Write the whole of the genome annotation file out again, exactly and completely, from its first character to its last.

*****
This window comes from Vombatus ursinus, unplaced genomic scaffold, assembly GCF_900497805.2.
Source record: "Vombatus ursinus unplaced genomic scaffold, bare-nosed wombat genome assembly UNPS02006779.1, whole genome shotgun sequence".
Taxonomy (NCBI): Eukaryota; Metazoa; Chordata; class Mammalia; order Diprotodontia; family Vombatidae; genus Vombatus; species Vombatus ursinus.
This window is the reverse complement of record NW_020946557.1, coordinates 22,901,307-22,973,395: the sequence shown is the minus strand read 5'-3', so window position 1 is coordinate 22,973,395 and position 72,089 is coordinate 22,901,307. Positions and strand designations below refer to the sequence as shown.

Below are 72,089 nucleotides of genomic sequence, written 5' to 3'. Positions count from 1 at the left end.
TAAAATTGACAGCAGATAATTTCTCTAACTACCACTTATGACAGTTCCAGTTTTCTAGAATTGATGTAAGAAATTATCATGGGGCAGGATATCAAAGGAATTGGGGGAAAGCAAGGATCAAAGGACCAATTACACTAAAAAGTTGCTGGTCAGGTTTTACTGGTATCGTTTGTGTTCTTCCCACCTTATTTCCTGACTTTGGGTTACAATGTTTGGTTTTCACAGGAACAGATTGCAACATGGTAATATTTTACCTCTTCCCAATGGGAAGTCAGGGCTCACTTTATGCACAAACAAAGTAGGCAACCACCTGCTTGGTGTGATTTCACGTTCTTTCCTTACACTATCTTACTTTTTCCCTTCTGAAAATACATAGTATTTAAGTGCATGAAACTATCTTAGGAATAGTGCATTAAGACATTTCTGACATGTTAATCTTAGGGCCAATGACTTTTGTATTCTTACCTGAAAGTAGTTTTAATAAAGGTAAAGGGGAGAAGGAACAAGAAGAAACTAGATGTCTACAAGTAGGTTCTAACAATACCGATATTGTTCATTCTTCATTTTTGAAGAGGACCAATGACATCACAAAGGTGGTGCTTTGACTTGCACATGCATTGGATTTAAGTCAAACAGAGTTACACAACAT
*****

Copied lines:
This window comes from Vombatus ursinus, unplaced genomic scaffold, assembly GCF_900497805.2.
Source record: "Vombatus ursinus unplaced genomic scaffold, bare-nosed wombat genome assembly UNPS02006779.1, whole genome shotgun sequence".
Taxonomy (NCBI): Eukaryota; Metazoa; Chordata; class Mammalia; order Diprotodontia; family Vombatidae; genus Vombatus; species Vombatus ursinus.
This window is the reverse complement of record NW_020946557.1, coordinates 22,901,307-22,973,395: the sequence shown is the minus strand read 5'-3', so window position 1 is coordinate 22,973,395 and position 72,089 is coordinate 22,901,307. Positions and strand designations below refer to the sequence as shown.

Below are 72,089 nucleotides of genomic sequence, written 5' to 3'. Positions count from 1 at the left end.
TAAAATTGACAGCAGATAATTTCTCTAACTACCACTTATGACAGTTCCAGTTTTCTAGAATTGATGTAAGAAATTATCATGGGGCAGGATATCAAAGGAATTGGGGGAAAGCAAGGATCAAAGGACCAATTACACTAAAAAGTTGCTGGTCAGGTTTTACTGGTATCGTTTGTGTTCTTCCCACCTTATTTCCTGACTTTGGGTTACAATGTTTGGTTTTCACAGGAACAGATTGCAACATGGTAATATTTTACCTCTTCCCAATGGGAAGTCAGGGCTCACTTTATGCACAAACAAAGTAGGCAACCACCTGCTTGGTGTGATTTCACGTTCTTTCCTTACACTATCTTACTTTTTCCCTTCTGAAAATACATAGTATTTAAGTGCATGAAACTATCTTAGGAATAGTGCATTAAGACATTTCTGACATGTTAATCTTAGGGCCAATGACTTTTGTATTCTTACCTGAAAGTAGTTTTAATAAAGGTAAAGGGGAGAAGGAACAAGAAGAAACTAGATGTCTACAAGTAGGTTCTAACAATACCGATATTGTTCATTCTTCATTTTTGAAGAGGACCAATGACATCACAAAGGTGGTGCTTTGACTTGCACATGCATTGGATTTAAGTCAAACAGAGTTACACAACAT